London property defies Brexit doom-mongers
London house prices have continued to rise immediately following the Brexit vote, contradicting predictions of a fall following the UK’s decision to leave the EU.
The latest data released by the Land Registry, shows the average London property has risen by 1% in July to £484,716. At this level, properties have seen an annual increase in value across the capital of 12.3%.
The Land Registry did, however, add the caveat that some of the transactions covered in this latest release could re ect prices that had been agreed in the weeks immediately before the Brexit vote. Furthermore, average prices in some of the most expensive parts of London, such as Kensington and Chelsea, were in fact lower, down by 3% annually to £1,287,850.
At the opposite end of the spectrum, properties in Newham saw an annual increase of 20.8% to £359,231.
Some buy-to-let options may ‘become unviable’
A recent research paper from property market analysts ‘Hometrack’ has highlighted the fact that buy-to-let (BTL) landlords are nding it increasingly di cult to justify reasonable returns for two and three-bedroomed properties.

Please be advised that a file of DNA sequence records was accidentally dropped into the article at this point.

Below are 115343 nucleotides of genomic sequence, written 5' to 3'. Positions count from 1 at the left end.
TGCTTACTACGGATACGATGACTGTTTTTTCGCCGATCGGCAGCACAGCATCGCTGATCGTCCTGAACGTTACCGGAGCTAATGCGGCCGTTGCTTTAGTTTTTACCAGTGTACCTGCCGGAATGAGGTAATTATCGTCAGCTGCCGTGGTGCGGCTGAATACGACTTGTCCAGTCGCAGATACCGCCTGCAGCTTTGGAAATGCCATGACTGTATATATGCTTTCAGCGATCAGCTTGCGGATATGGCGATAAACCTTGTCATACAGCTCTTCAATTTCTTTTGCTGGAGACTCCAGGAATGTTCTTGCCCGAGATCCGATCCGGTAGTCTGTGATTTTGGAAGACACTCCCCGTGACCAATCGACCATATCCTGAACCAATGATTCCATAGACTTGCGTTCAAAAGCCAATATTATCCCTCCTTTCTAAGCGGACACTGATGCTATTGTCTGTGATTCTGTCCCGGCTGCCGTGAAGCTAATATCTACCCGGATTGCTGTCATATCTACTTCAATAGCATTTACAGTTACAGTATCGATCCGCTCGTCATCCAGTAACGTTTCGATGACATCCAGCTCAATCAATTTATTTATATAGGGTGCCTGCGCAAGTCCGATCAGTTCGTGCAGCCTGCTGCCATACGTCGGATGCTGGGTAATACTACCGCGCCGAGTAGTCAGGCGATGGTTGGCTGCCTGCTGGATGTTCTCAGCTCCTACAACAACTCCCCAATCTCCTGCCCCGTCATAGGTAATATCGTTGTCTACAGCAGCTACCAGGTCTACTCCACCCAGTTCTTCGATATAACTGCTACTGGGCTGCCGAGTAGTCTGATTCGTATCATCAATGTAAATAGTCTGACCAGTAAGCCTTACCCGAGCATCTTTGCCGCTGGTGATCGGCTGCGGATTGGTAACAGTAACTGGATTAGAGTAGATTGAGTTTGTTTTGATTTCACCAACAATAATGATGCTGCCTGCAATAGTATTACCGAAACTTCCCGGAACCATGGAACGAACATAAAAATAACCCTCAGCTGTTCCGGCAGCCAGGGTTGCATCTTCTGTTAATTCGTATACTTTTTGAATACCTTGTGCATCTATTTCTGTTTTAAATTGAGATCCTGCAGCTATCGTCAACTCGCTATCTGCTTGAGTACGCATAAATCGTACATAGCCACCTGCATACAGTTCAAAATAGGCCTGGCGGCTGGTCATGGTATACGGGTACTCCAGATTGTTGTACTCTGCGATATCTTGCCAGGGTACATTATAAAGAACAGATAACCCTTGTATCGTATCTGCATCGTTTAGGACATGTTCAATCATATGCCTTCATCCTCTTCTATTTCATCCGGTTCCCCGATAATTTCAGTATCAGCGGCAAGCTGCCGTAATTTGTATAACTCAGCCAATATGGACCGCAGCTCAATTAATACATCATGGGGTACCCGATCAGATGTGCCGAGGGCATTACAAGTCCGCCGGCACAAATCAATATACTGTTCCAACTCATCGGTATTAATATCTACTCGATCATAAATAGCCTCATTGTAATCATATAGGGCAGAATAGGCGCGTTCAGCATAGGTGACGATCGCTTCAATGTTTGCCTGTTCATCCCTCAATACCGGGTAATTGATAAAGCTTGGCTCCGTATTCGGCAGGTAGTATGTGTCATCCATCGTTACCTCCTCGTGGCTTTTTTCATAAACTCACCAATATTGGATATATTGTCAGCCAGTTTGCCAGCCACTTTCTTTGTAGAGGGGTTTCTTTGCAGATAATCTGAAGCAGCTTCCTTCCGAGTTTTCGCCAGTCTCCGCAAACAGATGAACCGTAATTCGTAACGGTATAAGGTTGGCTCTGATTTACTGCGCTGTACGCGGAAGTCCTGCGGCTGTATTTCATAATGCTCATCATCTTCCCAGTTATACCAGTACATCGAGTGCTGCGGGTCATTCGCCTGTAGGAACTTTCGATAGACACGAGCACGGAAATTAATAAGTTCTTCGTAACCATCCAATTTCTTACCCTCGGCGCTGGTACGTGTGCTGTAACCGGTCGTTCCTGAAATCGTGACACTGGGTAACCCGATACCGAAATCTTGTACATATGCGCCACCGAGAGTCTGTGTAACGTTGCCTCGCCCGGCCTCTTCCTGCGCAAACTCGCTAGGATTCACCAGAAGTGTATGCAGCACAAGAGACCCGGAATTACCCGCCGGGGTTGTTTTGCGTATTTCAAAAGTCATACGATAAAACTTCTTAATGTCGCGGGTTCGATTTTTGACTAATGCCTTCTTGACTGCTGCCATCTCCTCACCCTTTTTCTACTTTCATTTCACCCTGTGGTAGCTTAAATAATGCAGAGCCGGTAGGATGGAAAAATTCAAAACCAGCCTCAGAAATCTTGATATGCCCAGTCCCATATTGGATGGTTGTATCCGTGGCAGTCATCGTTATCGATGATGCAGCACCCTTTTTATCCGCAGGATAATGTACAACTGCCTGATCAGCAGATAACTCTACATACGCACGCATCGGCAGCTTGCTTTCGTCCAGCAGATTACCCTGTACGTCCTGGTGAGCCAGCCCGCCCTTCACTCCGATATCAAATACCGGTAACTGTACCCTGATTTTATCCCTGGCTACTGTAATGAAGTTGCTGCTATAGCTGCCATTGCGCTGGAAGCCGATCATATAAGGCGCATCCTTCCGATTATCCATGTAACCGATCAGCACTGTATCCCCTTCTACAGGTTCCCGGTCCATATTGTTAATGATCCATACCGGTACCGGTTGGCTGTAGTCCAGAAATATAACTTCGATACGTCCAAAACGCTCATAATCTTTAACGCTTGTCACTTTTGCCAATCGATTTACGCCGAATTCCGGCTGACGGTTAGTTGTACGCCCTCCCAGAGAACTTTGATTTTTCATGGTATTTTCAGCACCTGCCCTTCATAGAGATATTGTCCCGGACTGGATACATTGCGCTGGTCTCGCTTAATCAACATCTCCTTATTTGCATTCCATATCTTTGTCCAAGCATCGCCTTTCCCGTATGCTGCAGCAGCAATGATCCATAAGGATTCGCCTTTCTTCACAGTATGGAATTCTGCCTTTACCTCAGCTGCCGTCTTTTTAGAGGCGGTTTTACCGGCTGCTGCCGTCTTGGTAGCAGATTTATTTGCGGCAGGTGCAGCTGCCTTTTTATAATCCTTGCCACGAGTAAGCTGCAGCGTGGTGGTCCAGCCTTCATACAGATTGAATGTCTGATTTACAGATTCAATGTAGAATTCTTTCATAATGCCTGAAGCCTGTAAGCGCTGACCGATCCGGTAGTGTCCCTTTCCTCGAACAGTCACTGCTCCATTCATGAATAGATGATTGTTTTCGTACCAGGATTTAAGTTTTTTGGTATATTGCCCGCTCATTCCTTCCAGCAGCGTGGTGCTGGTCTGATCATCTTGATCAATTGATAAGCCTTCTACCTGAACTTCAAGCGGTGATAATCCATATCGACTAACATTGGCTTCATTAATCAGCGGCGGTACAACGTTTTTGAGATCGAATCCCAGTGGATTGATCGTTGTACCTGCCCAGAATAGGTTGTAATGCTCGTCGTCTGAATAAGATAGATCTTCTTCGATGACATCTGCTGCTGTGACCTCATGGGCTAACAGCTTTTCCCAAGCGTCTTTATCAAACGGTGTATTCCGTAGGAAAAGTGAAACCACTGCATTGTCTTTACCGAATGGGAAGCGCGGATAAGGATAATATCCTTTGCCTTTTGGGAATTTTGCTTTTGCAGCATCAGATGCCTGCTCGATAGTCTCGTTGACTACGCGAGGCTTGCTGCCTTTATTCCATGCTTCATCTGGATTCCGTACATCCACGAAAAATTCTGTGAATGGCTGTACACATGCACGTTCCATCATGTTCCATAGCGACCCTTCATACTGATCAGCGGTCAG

The main problem is the increasing limitation mortgage lenders are placing on such purchases. These include more stringent rental income criteria being put in place before o ering funds, following the Bank of England’s consultation process undertaken in March this year.
Several lenders have increased the rental income required for loans from the current 125% of borrowing to 145%. Some lenders are even considering increasing this benchmark to 155%. Furthermore, they are looking at ensuring the a ordability of such mortgage advances only after applying a 5.5% ‘stress rate’.
Scottish Prime Residential values up 1.3%
Savills recently released ‘Spotlight’ on Scotland’s Prime Residential Property Market revealed that there has been a negligible change in Scottish prime (£400,000+ properties) residential values in the last few months. According to the Scottish Prime Index, values are currently 1.3% higher than in 2015.
However, the report highlights that in the summer (July and August), 30% more new buyers have registered with agents and property viewing gures have increased by 40%, compared with the same two month period last year. The report also emphasises that a third of new buyer enquiries have originated from outside Scotland.
Savills deduce that many Scottish buyers seem eager to get on with their lives and are more resilient with the changing political landscape, having experienced various elections (General and local) and two Referendums, hence the uptake in interest in residential property.